[font="Yahoo Sans", YahooSans, "Helvetica Neue", Helvetica, Arial, sans-serif]In late 2017, in the midst of the debate over kidnapping and other extreme measures, the agency’s plans were upended when U.S. officials picked up what they viewed as alarming reports that Russian intelligence operatives were preparing to sneak Assange out of the United Kingdom and spirit him away to Moscow.[/font]
[font="Yahoo Sans", YahooSans, "Helvetica Neue", Helvetica, Arial, sans-serif]The intelligence reporting about a possible breakout was viewed as credible at the highest levels of the U.S. government. At the time, Ecuadorian officials had begun efforts to grant Assange diplomatic status as part of a scheme to give him cover to leave the embassy and fly to Moscow to serve in the country’s Russian mission.[/font]
[font="Yahoo Sans", YahooSans, "Helvetica Neue", Helvetica, Arial, sans-serif][Image: 65fa05c6-1d56-11ec-a76f-efba010878a9][/font]

[font="Yahoo Sans", YahooSans, "Helvetica Neue", Helvetica, Arial, sans-serif]WikiLeaks founder Julian Assange appears at the window of the Ecuadorean Embassy in London on Feb. 5, 2016. (Kirsty Wigglesworth/AP)[/font]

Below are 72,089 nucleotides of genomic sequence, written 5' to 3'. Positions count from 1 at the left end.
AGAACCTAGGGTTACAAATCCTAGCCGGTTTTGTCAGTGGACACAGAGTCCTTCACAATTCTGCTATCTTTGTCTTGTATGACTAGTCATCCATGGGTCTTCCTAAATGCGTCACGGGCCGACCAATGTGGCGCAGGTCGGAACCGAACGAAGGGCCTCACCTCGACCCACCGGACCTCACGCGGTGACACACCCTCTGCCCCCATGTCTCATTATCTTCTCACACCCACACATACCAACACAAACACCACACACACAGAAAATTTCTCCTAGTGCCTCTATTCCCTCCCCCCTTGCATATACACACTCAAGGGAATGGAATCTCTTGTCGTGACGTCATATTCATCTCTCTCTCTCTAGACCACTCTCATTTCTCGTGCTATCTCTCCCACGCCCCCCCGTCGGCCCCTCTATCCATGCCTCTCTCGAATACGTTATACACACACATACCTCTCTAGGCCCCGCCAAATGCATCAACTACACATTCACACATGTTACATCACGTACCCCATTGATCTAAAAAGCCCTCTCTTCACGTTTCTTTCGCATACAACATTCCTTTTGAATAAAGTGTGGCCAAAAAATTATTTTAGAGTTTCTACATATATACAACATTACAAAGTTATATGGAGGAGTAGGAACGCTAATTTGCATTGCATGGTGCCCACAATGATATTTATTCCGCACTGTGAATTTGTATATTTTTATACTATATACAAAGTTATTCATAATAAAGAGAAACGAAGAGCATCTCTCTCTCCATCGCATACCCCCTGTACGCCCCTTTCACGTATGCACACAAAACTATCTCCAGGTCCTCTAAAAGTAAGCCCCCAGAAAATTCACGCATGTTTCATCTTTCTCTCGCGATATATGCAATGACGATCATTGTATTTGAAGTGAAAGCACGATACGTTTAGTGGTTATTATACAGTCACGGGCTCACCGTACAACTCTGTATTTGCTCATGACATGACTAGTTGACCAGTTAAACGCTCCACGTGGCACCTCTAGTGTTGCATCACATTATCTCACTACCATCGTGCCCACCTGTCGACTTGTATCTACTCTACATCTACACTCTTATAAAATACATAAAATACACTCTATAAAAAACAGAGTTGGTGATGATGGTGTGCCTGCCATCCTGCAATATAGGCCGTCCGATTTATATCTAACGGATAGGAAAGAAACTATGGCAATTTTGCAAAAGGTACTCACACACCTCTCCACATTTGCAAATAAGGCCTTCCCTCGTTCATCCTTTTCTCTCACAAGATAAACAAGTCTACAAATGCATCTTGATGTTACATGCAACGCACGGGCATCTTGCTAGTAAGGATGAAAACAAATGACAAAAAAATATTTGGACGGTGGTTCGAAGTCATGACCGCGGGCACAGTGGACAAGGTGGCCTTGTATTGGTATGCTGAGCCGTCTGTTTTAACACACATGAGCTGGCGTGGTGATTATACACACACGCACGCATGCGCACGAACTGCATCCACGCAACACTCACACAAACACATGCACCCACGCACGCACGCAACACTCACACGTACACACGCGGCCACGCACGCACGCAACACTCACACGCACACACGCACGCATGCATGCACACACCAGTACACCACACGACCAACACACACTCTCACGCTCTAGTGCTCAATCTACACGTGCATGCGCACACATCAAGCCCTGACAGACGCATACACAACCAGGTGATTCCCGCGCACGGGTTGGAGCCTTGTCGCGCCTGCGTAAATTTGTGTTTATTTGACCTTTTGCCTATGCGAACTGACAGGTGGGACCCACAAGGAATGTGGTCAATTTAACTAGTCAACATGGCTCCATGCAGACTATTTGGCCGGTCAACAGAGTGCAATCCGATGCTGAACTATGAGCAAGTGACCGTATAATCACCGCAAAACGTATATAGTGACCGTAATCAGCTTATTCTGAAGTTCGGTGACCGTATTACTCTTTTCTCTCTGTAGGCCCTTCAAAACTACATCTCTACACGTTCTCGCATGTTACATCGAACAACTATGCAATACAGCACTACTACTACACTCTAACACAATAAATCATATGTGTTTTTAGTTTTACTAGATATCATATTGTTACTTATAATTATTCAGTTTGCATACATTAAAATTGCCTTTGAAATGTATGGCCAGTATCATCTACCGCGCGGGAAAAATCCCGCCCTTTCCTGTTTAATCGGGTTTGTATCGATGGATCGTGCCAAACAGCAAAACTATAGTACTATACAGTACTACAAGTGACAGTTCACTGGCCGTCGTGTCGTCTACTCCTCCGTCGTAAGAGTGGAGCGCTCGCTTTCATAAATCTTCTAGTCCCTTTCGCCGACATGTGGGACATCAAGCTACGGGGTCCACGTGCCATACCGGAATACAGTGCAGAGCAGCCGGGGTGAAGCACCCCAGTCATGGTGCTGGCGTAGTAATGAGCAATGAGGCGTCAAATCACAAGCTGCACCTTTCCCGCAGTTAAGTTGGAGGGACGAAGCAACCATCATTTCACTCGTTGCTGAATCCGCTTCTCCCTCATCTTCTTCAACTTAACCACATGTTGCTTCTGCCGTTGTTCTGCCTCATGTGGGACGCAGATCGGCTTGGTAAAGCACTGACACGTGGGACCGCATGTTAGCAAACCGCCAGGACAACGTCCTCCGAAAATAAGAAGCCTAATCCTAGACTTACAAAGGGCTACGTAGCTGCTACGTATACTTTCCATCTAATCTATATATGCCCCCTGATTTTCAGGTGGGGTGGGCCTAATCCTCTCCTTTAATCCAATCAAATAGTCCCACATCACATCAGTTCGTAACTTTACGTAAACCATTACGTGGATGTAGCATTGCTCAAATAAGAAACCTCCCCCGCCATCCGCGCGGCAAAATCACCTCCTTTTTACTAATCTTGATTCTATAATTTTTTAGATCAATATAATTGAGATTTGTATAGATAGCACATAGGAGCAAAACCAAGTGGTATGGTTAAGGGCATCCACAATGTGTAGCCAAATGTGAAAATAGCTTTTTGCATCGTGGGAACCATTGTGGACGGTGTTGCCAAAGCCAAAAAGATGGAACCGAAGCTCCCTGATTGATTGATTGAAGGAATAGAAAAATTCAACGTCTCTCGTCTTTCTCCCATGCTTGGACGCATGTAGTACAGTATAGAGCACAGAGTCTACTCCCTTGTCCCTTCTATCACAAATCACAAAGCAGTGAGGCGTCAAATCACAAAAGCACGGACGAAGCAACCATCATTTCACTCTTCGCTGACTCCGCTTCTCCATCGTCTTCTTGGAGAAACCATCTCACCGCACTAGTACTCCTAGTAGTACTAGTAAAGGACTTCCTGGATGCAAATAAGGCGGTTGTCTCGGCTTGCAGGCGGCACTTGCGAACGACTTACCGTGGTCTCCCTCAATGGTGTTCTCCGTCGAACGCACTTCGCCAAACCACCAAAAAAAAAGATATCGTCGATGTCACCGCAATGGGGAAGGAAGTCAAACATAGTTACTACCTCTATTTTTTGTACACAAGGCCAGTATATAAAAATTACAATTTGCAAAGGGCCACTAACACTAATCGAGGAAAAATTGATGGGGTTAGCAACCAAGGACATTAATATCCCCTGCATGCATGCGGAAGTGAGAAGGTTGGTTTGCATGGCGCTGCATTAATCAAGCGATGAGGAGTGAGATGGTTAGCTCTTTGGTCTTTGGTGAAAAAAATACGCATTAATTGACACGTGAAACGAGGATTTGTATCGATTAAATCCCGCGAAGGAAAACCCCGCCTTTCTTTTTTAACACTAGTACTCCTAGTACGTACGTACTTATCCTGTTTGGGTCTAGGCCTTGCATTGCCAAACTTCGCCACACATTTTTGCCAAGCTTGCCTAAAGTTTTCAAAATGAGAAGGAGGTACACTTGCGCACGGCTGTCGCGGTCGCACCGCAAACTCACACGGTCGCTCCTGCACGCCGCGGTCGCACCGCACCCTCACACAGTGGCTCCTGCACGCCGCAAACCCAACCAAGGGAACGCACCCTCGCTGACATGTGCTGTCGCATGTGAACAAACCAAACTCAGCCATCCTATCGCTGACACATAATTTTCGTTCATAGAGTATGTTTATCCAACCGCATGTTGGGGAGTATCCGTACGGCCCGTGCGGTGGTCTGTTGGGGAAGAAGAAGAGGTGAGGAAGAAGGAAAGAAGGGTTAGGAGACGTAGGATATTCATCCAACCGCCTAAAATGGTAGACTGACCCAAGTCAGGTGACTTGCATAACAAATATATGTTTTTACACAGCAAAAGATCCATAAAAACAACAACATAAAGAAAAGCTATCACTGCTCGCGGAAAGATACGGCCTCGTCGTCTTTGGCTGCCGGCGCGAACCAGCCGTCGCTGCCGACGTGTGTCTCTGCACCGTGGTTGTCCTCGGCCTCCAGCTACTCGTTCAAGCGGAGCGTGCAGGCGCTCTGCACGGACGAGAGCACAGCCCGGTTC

[font="Yahoo Sans", YahooSans, "Helvetica Neue", Helvetica, Arial, sans-serif]In response, the CIA and the White House began preparing for a number of scenarios to foil Assange’s Russian departure plans, according to three former officials. Those included potential gun battles with Kremlin operatives on the streets of London, crashing a car into a Russian diplomatic vehicle transporting Assange and then grabbing him, and shooting out the tires of a Russian plane carrying Assange before it could take off for Moscow. (U.S. officials asked their British counterparts to do the shooting if gunfire was required, and the British agreed, according to a former senior administration official.)[/font]
[font="Yahoo Sans", YahooSans, "Helvetica Neue", Helvetica, Arial, sans-serif]“We had all sorts of reasons to believe he was contemplating getting the hell out of there,” said the former senior administration official, adding that one report said Assange might try to escape the embassy hidden in a laundry cart. “It was going to be like a prison break movie.”[/font]
[font="Yahoo Sans", YahooSans, "Helvetica Neue", Helvetica, Arial, sans-serif]The intrigue over a potential Assange escape set off a wild scramble among rival spy services in London. American, British and Russian agencies, among others, stationed undercover operatives around the Ecuadorian Embassy. In the Russians’ case, it was to facilitate a breakout. For the U.S. and allied services, it was to block such an escape. “It was beyond comical,” said the former senior official. “It got to the point where every human being in a three-block radius was working for one of the intelligence services — whether they were street sweepers or police officers or security guards.”[/font]